Third, Paul taught the Christians in Galatia that it was possible for them to fall from grace. “Christ is become of no effect unto you, whosoever of you are justified by the law: ye are fallen from grace” (Galatians 5:4). Many of the Christians in Galatia strayed from the truth and tried to be justified by the law of Moses. The Bible not only teaches it is possible for Christians to fall from grace, it gives us an example of Christians who fell from grace – some of those Christians to whom Paul was writing!
Fourth, the Bible teaches a Christian can sin in such a way that he will be in a worse condition than that which he was in before he became a Christian. Peter wrote “For if after they have escaped the pollutions of the world through the knowledge of the Lord and Saviour Jesus Christ, they are again entangled therein, and overcome, the latter end is worse with them than the beginning. For it had been better for them not to have known the way of righteousness, than, after they have known it, to turn from the holy commandment delivered unto them. But it is happened unto them according to the true proverb, The dog is turned to his own vomit again; and the sow that was washed to her wallowing in the mire” (II Peter 2:20-22). The “dog turning to his own vomit” and the “sow that was washed turned back to her wallowing in the mire” are used to represents people who have become Christians, left their life of sin, and then gone back into that sinful world. If, in the “latter end” they are still saved how could their “latter end” possibly be worse than their beginning?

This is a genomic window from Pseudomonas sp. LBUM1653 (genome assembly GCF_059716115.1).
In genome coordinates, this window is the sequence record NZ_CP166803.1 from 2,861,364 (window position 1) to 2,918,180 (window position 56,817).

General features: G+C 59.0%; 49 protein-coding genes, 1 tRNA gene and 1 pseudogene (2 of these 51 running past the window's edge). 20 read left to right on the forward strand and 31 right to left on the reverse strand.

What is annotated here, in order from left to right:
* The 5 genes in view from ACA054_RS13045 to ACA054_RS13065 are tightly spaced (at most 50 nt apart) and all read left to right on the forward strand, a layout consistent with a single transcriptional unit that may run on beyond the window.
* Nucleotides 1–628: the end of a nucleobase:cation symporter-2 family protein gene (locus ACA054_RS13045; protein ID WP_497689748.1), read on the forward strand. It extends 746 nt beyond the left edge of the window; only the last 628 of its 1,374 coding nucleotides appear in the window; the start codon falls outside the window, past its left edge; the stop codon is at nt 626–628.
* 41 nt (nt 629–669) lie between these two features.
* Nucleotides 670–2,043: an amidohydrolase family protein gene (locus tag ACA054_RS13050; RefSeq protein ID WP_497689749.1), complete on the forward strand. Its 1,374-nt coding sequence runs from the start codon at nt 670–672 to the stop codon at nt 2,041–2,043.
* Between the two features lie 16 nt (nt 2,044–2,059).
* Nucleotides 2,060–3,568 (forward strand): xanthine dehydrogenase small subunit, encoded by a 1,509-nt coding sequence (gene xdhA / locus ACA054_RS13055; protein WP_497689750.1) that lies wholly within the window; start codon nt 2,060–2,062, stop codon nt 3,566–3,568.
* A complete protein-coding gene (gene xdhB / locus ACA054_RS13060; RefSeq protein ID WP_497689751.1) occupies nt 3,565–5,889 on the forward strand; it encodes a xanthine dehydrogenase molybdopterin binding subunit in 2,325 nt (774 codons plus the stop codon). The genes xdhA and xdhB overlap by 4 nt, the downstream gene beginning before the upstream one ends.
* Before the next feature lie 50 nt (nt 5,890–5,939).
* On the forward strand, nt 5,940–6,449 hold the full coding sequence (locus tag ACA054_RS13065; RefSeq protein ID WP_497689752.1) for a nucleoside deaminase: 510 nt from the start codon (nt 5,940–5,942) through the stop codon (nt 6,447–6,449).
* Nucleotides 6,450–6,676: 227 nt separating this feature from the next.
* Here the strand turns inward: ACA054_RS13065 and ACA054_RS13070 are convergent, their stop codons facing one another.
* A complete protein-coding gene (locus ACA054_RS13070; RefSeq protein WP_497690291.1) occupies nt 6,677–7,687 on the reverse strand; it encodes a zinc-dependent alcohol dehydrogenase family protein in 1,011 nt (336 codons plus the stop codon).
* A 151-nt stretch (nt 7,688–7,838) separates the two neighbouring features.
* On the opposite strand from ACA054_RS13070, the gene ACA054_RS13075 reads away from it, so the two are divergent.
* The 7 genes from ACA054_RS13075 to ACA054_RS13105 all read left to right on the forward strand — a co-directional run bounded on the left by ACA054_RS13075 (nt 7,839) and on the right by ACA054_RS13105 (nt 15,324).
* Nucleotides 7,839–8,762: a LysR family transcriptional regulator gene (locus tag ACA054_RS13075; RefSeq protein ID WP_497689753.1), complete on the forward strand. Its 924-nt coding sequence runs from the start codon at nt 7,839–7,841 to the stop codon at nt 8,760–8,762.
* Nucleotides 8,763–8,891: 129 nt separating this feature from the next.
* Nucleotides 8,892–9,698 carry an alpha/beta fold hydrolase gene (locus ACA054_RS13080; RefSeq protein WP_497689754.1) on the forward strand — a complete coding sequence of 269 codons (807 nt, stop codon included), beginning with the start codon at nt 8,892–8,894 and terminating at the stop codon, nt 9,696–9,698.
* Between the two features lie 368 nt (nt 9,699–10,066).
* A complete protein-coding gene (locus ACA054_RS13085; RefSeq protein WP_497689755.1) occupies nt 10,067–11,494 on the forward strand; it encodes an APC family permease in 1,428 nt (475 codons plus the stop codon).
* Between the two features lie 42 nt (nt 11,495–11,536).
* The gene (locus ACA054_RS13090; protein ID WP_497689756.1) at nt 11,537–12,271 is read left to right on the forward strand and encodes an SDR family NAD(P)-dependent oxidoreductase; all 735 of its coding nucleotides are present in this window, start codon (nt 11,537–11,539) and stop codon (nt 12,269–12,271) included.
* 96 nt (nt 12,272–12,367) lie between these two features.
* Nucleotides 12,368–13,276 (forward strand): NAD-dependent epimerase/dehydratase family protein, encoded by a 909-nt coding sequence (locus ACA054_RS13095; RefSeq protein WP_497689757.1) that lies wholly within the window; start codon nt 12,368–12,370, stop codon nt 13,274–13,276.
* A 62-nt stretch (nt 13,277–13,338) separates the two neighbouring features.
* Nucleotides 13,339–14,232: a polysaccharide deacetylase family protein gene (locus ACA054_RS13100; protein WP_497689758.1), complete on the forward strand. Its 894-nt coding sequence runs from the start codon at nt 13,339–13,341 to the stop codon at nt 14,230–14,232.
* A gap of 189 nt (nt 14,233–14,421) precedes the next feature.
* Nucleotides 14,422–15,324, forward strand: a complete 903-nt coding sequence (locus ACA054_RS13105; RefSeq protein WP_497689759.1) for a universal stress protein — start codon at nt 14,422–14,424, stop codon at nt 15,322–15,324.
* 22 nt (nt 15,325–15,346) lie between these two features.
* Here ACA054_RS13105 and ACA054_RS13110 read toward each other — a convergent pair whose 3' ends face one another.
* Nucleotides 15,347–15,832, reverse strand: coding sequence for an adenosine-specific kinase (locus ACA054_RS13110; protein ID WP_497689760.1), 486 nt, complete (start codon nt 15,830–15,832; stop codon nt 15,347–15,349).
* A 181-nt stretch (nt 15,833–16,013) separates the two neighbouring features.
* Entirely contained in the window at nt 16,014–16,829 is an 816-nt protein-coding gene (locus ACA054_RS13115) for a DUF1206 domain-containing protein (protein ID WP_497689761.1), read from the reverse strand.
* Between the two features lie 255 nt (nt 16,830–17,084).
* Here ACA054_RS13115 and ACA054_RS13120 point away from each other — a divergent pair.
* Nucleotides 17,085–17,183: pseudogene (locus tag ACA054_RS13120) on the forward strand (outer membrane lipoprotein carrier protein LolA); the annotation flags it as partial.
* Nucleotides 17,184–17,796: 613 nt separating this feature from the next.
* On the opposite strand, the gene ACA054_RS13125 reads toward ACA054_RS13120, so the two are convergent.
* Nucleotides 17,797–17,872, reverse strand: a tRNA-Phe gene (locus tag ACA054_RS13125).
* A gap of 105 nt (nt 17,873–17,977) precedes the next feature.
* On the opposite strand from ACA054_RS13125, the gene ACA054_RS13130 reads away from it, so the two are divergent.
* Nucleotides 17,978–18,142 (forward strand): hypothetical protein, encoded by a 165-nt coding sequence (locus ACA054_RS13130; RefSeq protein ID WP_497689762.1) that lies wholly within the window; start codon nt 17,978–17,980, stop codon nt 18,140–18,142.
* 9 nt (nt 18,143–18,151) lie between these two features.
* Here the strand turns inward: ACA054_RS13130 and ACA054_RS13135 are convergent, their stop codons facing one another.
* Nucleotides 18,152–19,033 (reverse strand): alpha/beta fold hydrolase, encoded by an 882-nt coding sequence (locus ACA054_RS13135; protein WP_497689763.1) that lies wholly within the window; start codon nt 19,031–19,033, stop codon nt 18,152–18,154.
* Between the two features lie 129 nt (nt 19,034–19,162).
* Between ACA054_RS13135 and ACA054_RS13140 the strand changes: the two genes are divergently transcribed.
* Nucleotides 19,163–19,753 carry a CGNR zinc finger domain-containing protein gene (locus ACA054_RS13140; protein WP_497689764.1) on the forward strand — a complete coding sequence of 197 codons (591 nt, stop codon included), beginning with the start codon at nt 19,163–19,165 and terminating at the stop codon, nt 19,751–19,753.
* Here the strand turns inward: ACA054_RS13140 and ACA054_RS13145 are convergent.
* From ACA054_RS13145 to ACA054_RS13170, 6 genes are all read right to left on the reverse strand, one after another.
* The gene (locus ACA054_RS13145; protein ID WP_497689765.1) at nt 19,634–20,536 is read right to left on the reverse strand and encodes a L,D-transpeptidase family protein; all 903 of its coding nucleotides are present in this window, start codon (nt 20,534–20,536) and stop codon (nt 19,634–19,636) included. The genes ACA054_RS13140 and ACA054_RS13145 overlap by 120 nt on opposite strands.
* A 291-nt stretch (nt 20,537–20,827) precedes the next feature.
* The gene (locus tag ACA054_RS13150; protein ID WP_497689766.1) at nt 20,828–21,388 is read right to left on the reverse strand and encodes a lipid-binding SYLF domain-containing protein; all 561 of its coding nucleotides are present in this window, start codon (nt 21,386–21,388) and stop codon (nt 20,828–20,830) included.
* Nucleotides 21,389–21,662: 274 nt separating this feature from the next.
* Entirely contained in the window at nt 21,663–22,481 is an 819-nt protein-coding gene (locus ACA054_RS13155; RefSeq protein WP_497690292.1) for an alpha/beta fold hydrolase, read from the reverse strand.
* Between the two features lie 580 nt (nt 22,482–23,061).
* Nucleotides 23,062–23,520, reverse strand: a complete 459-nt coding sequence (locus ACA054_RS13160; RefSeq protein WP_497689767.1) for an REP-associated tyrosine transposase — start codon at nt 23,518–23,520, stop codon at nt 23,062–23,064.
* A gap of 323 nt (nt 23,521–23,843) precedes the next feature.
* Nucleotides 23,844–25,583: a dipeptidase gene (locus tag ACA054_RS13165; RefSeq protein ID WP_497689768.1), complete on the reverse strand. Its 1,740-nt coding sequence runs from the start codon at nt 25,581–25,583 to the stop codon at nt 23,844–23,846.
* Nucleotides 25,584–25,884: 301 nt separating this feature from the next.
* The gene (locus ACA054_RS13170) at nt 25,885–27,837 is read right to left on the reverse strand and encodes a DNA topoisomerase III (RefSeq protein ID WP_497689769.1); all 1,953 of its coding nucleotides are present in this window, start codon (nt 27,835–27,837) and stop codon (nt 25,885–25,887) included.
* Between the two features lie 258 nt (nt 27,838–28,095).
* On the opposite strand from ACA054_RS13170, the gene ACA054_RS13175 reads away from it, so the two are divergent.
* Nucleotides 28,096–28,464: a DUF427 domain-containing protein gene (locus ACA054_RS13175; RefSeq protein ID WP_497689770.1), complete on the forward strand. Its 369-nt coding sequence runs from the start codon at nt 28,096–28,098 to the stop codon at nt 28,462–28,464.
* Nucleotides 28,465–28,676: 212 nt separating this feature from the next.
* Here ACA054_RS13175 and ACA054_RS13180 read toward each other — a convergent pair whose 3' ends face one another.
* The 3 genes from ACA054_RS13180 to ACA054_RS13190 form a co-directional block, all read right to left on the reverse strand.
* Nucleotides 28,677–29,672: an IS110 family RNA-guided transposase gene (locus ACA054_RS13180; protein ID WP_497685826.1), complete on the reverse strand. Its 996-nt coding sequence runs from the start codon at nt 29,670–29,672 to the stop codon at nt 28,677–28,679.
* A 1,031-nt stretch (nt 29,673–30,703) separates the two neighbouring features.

The parable of the vine and the branches proves it is possible for a Christian to fall from grace. Jesus said, “Every branch in me that beareth not fruit he taketh away:…..” (John 15:2). Jesus went on to say, “If a man abide not in me, he is cast forth as a branch, and is withered: and men gather them, and cast them into the fire, and they are burned” (John 15:6). Notice that the branches in this passage represent individual Christians, not individual denominations. There were no denominations in existence at the time Jesus spoke these words. If everyone today would follow the pattern for the New Testament church given to us in the Bible, there would be no denominations in existence today.
God’s word plainly teaches it is possible for a Christian to sin in such a way that he can fall from grace and be eternally lost. Submit to God’s plan for saving man: believe in Jesus Christ as your savior (But without faith it is impossible to please him: for he that cometh to God must believe that he is, and that he is a rewarder of them that diligently seek him – Hebrews 11:6), repent of your sins (And the times of this ignorance God winked at; but now commandeth all men everywhere to repent: – Acts 17:30), confess your faith in Jesus Christ before others (And Philip said, If thou believest with all thine heart, thou mayest. And he answered and said, I believe that Jesus Christ is the Son of God – Acts 8:37) and then be baptized in order to receive the forgiveness of your sins (Then Peter said unto them, Repent, and be baptized every one of you in the name of Jesus Christ for the remission of sins, and ye shall receive the gift of the Holy Ghost – Acts 2:38). Then guard your salvation like your eternity depended on it – because it does!
One thought on “Error of “Once Saved, Always Saved””
Good stuff! A lot of food for thought. It is so easy to become complacent and cease the continuous praying required to stay focused in this dark world. Thanks for the reminder.